`In Search of African America:  One Collector's Experience January 17-March 21, 2004

Few Americans will ever forget the power and the eloquence of Dr. Martin Luther King Jr. as he stood on the steps of the Lincoln Memorial in August, 1963. Dr. King expressed the hopes of a people and a nation when he intoned his hope for equality among all people.

Dr. King could look back on fifteen years of on-going struggle by African Americans to gain the rights guaranteed in the Constitution but denied to them in practice. Beginning in 1947, African Americans worked diligently to break the bonds of racism and prejudice. They succeeded in integrating the U.S. armed forces, public transportation, professional sports, and the public schools among other social institutions.

And yet these successes were compromised by rampant segregation of public and private facilities in the South and elsewhere across the nation. Thanks to the courage of Rosa Parks, a woman who refused to give up her seat on a Montgomery bus in 1956, the civil rights revolution was born. Throughout the last half of the 1950s, the NAACP, the Southern Christian Leadership Conference, the Student Nonviolent Coordinating Committee conducted marches, boycotts and protests to assert their rights.

Their reward was the support of millions of Americans, as well as government integration of high schools in Little Rock and colleges in Mississippi and Alabama; establishment of a U.S. Civil Rights Commission; and the passage of landmark legislation in the Civil Rights Act and the Voting Rights Act.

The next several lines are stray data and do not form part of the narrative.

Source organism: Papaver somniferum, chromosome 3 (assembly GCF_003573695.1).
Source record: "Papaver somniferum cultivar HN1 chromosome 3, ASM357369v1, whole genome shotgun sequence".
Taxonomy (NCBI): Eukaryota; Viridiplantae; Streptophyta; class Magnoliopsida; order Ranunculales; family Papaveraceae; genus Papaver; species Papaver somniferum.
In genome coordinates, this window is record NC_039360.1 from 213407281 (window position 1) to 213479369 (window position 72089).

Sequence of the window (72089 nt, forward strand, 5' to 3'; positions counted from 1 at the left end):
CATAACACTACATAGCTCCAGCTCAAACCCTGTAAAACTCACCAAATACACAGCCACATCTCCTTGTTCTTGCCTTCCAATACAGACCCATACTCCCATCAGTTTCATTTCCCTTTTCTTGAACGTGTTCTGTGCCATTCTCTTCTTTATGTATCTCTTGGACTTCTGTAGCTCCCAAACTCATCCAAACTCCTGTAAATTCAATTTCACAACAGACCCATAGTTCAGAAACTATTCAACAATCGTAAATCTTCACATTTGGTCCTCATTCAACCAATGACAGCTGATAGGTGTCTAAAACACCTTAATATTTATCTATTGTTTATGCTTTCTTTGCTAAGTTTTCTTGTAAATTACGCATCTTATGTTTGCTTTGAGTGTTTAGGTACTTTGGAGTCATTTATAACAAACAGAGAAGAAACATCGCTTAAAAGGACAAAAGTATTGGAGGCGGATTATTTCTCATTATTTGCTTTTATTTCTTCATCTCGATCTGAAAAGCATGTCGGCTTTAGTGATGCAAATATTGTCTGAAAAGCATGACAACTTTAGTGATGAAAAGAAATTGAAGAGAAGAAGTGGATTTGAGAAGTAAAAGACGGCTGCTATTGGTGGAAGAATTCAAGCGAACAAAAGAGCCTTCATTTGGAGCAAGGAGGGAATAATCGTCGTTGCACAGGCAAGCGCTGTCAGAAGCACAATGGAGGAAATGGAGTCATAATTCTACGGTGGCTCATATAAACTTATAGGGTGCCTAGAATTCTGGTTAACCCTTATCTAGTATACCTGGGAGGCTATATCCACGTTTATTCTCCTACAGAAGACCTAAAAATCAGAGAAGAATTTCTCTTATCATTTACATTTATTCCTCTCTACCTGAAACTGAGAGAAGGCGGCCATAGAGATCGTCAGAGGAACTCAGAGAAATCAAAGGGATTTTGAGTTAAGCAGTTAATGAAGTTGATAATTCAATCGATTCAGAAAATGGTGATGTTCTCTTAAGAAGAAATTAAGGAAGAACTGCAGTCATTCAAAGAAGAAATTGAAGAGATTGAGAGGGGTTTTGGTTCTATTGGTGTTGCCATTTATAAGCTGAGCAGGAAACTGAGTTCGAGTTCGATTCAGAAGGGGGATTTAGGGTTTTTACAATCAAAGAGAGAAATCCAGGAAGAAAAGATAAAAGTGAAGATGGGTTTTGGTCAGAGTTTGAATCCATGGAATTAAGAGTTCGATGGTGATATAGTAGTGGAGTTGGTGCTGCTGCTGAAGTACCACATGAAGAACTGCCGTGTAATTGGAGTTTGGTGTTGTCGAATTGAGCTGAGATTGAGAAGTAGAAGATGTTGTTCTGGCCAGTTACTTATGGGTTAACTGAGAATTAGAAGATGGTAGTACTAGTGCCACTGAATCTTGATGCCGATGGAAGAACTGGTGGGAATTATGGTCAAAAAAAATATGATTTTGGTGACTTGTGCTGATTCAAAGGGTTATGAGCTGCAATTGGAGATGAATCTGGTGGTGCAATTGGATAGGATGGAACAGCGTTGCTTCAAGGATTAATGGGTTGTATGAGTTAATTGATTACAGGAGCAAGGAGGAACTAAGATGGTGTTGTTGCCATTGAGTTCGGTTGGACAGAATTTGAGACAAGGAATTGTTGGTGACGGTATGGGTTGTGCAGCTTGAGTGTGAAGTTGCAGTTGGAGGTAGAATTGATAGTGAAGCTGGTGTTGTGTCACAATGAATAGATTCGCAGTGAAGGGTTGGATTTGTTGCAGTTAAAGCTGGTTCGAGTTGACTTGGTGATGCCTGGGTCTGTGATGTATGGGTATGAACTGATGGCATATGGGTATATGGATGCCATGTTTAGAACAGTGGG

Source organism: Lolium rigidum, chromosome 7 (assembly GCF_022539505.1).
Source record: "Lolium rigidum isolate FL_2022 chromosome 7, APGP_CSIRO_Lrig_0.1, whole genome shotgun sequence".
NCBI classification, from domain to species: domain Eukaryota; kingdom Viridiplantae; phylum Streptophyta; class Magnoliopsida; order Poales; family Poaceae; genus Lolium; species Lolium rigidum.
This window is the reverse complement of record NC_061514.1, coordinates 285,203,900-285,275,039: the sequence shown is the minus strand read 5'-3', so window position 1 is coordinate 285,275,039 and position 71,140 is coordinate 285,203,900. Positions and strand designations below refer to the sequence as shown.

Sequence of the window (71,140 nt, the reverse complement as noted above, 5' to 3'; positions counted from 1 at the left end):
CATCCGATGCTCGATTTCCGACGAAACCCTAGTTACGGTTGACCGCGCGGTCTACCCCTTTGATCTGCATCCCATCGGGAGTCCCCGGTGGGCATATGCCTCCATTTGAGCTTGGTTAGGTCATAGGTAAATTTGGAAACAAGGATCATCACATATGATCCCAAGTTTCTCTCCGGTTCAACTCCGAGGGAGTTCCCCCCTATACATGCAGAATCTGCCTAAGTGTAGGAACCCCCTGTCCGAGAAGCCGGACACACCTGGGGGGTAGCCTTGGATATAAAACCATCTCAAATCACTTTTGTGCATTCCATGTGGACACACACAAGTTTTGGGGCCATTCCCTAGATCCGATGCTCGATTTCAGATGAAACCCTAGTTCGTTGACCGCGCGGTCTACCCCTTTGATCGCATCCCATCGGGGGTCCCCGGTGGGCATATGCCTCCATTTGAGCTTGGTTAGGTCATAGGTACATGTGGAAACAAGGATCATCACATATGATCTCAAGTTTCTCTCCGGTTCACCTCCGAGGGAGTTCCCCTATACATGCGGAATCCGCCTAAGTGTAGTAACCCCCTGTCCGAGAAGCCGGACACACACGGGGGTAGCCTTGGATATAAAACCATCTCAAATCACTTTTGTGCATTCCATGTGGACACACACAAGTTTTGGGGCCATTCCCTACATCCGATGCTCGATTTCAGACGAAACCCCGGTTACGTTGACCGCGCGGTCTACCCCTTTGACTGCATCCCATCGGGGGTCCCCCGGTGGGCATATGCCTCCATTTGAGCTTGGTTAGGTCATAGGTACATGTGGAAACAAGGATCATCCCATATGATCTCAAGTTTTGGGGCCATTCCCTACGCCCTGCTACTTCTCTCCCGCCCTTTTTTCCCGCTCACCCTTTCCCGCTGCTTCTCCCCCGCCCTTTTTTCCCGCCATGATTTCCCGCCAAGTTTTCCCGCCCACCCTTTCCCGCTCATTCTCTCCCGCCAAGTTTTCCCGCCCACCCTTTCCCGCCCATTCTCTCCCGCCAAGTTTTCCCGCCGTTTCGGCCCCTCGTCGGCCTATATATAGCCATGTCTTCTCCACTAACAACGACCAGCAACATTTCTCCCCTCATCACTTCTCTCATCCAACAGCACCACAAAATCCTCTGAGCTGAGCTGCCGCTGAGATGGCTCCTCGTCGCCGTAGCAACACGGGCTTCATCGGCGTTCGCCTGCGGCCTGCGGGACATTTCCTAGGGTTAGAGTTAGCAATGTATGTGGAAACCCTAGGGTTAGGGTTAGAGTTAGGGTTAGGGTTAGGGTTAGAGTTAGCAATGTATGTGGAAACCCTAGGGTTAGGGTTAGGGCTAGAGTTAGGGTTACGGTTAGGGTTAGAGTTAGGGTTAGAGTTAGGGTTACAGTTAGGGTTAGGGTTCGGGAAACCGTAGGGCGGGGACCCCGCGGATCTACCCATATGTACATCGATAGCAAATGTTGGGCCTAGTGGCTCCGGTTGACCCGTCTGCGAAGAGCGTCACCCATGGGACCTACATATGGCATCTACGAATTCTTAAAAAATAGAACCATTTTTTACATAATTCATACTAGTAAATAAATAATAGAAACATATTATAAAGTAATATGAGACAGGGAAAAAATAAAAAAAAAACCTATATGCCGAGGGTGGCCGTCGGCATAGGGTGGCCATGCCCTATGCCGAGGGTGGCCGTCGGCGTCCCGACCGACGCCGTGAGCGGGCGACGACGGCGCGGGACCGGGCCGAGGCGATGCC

African Americans continued to excel in every field. Ralph Bunche received the Nobel Peace Prize in 1950 and Gwendolyn Brooks was the first person of color to receive the Pulitzer Prize in poetry. Alvin Ailey and Arthur Mitchell dominated dance. Leontyne Price excelled at opera. And music was overwhelmed by the likes of Miles Davis and Chuck Berry among others.

But this two decade period came to a crashing end with violent riots in major cities all across the country in 1967 and the brutal assassination of Dr. King in Memphis in 1968. It was as if hope had been sucked out of the struggle for civil rights. Anger would predominate for more than a decade.

The Civil Rights Era
1947-1968

 


Civil Rights section of the exhibit
Civil Rights section of the exhibit

In this photo:
--The Civil Rights section of the exhibit

 

 
This exhibit is divided into 10 sections

1. Introduction
--The James Hicks Collection

2. The Burden of Slavery, 1619-1861

3. The Civil War, 1861-1865
4. The Price of Freedom: Reconstruction, 1865-1877

5. Say Hello To Jim Crow, 1878-1897

6. Up From Slavery: The Self Help Period 1898-1919
7. The Harlem Renaissance, 1920-1946
8. The Civil Rights Era, 1947-1968 (you are here)
9. The Black Power Movement, 1968-1980
10. The Turn of the Century, 1981-2004
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